Can fiduciaries be made to serve public goals? The movement under the Patient Protection and Affordable Care Act (“ACA”) toward universal access to health insurance requires us to focus on the fiduciary relationships between large organizations providing access to healthcare and the populations they serve. These relationships have become a collective undertaking instead of a direct, personal relationship. In this Article, I introduce the concept of the collective fiduciary in response to the shift toward uniform, national goals in the realm of health insurance and healthcare. Only through a collective approach can we hold fiduciaries accountable for the welfare of many instead of one or a few individuals. While other scholars have focused on the individual whose fortunes or health are controlled by a fiduciary, this has made it difficult to collect information about fiduciary actions and obtain consistent and coherent decisions from fiduciaries. My argument is that this is not a problem that can be fixed at the level of the individual fiduciary or individual beneficiary. I examine the expansion of the role of the fiduciary as a result of growing demand for private welfare benefits in the United States. My concern is with the expansion of health insurance and the administration of health benefits. If patients are denied benefits, then they are effectively denied access to service providers. In a space where the government has been, until now, largely absent both by choice and because of a lack of agreement on policy direction, individual decisions by fiduciaries add up to the only large scale policy existing for private benefits. Fiduciaries can and will undo the goal of expanding access to healthcare under the ACA unless ERISA’s fiduciary regime (the example I focus on in this Article) is altered. Though I explore several possible solutions, I ultimately argue that fiduciary duties are only meaningful when denials of benefit claims are supervised and capped by government actors.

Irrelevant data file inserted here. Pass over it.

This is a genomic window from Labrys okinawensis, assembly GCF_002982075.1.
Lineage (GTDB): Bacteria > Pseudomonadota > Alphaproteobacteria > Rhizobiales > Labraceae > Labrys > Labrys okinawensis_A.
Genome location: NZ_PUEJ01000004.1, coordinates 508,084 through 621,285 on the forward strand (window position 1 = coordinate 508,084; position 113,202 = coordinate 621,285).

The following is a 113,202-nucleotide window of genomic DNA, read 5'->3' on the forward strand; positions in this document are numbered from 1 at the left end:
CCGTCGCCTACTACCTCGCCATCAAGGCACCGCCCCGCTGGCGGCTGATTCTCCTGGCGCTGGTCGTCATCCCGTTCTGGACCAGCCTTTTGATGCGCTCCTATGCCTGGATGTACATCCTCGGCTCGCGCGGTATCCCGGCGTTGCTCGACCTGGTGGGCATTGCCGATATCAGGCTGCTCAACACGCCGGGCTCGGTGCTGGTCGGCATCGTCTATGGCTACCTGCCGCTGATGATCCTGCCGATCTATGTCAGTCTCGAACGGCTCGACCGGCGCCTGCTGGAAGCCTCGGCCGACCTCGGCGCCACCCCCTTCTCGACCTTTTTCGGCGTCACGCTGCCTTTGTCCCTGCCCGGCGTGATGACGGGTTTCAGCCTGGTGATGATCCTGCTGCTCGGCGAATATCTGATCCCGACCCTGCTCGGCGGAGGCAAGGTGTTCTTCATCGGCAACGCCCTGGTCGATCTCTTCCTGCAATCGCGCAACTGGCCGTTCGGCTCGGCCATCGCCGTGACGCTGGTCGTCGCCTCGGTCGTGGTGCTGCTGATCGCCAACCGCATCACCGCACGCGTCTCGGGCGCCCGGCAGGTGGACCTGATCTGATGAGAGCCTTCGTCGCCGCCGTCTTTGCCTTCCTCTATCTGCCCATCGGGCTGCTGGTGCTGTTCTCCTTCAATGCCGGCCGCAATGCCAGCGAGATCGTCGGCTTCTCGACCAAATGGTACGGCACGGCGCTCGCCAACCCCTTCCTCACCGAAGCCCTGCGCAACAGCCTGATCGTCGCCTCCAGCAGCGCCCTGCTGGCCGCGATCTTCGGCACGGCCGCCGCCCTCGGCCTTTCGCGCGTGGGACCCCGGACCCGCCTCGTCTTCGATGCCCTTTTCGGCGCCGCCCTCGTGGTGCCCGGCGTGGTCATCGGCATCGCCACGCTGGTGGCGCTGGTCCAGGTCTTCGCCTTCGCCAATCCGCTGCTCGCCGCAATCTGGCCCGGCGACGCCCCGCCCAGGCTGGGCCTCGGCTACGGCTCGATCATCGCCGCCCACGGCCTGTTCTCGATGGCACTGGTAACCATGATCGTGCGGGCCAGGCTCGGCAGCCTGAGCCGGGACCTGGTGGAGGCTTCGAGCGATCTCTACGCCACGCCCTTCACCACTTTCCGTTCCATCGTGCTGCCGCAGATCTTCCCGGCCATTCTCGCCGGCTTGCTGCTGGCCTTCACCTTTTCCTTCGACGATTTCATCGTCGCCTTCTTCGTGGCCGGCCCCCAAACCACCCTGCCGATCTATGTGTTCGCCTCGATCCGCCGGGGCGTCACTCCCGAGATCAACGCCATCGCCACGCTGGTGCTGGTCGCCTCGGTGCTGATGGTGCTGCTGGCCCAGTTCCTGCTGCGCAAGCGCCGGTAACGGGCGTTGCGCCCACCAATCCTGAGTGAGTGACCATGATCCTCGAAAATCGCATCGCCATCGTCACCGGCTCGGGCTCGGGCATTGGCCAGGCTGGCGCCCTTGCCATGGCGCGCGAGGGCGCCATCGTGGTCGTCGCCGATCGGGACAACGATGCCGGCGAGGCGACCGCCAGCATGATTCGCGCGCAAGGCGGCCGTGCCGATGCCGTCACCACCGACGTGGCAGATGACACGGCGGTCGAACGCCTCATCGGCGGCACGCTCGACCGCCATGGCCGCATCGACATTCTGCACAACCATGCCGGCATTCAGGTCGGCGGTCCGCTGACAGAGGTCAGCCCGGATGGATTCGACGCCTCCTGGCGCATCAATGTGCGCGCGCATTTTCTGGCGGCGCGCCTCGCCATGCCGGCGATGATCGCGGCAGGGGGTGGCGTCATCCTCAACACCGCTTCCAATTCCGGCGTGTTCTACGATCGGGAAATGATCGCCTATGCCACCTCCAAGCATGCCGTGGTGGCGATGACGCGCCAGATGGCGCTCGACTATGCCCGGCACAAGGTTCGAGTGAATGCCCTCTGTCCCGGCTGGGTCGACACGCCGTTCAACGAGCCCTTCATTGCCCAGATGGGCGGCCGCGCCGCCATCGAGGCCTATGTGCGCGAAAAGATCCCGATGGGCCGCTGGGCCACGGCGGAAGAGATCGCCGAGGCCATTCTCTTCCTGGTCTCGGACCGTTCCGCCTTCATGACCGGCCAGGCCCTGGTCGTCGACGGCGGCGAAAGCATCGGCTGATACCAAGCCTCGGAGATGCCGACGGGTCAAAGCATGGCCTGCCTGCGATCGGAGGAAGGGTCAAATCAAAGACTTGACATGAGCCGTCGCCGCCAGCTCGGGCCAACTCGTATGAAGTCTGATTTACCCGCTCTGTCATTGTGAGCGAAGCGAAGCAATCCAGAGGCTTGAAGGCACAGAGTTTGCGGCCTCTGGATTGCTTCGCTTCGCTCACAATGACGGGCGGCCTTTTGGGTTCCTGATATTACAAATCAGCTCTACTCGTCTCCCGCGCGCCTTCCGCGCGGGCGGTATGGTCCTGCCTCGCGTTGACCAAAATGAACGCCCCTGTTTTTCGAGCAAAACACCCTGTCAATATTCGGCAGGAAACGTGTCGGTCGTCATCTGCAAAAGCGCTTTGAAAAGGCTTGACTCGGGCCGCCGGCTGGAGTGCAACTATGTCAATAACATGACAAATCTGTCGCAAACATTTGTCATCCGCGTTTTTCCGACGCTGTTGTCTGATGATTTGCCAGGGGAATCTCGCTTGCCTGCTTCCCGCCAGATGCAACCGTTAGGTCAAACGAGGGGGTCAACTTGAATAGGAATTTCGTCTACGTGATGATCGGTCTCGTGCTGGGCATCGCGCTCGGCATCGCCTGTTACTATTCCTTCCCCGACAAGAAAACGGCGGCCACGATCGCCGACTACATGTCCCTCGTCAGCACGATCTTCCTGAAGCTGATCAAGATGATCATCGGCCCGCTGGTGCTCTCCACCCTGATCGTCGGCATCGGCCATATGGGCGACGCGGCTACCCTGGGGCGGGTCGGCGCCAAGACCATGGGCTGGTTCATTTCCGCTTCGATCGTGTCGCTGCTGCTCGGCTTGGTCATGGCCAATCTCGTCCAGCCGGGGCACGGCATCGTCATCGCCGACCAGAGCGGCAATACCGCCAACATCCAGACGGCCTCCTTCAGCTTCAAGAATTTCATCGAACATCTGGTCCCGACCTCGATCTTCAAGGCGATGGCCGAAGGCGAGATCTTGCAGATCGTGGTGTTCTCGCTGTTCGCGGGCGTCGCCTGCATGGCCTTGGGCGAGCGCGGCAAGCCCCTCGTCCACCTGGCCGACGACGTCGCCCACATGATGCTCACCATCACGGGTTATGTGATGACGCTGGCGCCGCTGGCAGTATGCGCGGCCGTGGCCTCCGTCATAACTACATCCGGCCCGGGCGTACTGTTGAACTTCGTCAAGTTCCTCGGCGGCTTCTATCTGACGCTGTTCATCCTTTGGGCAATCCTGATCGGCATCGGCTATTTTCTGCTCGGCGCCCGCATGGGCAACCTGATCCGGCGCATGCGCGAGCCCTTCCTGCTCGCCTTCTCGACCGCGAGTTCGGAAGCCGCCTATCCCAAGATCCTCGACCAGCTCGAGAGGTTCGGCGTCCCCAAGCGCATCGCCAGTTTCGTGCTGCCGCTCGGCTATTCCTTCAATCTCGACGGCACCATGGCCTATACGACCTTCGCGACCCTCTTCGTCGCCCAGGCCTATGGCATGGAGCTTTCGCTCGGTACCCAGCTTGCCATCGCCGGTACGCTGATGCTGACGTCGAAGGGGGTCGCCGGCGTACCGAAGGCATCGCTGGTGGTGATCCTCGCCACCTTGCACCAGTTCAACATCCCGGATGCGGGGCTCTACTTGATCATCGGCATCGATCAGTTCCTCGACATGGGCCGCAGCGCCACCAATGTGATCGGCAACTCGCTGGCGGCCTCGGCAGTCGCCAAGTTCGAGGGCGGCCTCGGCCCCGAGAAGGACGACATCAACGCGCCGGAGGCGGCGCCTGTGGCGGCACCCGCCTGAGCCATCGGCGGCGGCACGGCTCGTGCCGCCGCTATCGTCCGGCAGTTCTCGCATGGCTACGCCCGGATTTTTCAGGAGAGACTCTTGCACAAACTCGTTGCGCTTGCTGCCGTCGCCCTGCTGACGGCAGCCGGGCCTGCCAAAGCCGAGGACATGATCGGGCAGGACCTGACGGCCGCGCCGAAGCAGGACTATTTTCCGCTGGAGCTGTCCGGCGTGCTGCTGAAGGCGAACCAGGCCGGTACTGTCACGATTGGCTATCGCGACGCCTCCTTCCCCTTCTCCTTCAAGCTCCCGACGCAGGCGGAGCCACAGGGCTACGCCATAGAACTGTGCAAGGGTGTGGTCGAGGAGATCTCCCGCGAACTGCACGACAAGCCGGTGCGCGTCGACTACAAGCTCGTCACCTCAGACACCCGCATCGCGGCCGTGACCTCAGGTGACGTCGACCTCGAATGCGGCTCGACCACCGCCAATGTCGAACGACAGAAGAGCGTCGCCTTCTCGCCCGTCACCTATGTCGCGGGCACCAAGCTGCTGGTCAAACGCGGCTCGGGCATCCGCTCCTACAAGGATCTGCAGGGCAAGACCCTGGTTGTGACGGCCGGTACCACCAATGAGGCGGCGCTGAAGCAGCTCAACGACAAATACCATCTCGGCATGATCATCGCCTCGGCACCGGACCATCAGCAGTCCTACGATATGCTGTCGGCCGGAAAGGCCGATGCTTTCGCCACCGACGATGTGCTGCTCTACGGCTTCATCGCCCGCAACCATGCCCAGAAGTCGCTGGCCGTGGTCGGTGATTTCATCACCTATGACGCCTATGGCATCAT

Lauren R. Roth,
The Collective Fiduciary,
94 Neb. L. Rev. 511
Available at: http://digitalcommons.unl.edu/nlr/vol94/iss3/2